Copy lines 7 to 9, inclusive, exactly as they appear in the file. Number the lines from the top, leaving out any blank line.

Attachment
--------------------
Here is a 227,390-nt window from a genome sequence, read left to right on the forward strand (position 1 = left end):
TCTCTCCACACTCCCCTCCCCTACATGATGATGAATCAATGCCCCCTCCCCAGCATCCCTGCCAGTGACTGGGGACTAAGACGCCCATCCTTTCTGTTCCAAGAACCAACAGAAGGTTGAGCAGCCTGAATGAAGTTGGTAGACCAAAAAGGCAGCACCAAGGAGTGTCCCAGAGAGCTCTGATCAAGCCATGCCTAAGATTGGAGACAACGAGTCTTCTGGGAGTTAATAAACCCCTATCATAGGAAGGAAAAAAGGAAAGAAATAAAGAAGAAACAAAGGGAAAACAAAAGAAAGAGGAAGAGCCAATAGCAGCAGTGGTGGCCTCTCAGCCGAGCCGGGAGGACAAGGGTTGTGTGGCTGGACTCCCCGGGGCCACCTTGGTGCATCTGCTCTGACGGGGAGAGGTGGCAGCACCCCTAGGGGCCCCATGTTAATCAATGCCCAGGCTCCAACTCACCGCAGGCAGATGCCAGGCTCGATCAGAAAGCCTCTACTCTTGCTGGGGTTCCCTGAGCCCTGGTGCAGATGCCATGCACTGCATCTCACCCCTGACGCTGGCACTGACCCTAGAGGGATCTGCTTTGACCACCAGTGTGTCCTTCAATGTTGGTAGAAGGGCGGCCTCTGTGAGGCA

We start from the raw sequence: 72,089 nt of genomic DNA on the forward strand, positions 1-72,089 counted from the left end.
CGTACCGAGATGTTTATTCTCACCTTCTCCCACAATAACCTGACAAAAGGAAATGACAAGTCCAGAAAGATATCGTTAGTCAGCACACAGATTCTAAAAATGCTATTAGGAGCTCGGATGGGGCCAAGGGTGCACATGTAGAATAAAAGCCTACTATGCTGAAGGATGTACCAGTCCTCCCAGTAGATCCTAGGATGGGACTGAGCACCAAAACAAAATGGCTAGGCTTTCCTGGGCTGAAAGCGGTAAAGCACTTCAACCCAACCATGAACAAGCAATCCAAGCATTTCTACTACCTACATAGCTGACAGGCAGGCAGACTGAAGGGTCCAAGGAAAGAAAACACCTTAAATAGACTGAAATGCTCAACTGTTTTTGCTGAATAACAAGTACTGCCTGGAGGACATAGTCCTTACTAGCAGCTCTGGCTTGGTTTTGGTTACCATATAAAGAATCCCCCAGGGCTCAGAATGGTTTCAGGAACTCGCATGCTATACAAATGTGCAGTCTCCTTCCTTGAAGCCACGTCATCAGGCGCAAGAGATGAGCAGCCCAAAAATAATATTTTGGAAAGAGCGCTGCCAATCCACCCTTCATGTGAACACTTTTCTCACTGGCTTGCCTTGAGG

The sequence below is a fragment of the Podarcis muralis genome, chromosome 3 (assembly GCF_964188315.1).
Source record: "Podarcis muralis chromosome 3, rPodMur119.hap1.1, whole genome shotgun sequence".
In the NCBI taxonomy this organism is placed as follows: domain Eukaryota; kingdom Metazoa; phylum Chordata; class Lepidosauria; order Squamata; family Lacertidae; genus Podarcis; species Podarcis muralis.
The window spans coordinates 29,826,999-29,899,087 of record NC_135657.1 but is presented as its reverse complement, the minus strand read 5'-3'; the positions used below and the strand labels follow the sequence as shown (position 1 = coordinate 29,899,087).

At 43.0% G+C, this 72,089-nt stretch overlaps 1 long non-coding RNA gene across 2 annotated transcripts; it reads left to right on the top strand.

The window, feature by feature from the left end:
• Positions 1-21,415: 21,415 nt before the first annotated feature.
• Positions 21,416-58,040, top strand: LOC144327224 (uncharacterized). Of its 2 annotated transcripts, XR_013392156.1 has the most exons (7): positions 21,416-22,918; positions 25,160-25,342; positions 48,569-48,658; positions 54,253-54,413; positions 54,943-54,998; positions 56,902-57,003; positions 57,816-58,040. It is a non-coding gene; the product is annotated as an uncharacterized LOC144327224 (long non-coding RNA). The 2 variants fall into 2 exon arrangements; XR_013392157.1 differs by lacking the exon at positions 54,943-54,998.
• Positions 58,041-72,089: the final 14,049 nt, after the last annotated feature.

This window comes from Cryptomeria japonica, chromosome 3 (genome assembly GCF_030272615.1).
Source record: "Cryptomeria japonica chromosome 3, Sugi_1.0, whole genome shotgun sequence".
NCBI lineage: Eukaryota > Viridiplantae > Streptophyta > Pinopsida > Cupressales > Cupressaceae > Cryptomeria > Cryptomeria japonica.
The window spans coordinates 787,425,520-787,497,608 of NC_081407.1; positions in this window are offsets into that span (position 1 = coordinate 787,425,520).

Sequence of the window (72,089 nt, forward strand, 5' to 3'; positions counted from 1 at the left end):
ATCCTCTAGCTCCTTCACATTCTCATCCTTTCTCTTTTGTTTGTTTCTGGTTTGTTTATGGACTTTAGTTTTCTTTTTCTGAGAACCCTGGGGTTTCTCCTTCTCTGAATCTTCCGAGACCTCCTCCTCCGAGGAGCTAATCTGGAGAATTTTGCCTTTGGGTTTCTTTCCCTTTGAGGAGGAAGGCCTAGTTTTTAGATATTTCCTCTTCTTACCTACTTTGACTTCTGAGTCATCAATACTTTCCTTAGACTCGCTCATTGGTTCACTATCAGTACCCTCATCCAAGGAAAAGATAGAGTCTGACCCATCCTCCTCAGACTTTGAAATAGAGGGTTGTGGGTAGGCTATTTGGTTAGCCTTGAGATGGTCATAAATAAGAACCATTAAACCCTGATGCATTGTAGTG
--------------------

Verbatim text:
In the NCBI taxonomy this organism is placed as follows: domain Eukaryota; kingdom Metazoa; phylum Chordata; class Lepidosauria; order Squamata; family Lacertidae; genus Podarcis; species Podarcis muralis.
The window spans coordinates 29,826,999-29,899,087 of record NC_135657.1 but is presented as its reverse complement, the minus strand read 5'-3'; the positions used below and the strand labels follow the sequence as shown (position 1 = coordinate 29,899,087).

At 43.0% G+C, this 72,089-nt stretch overlaps 1 long non-coding RNA gene across 2 annotated transcripts; it reads left to right on the top strand.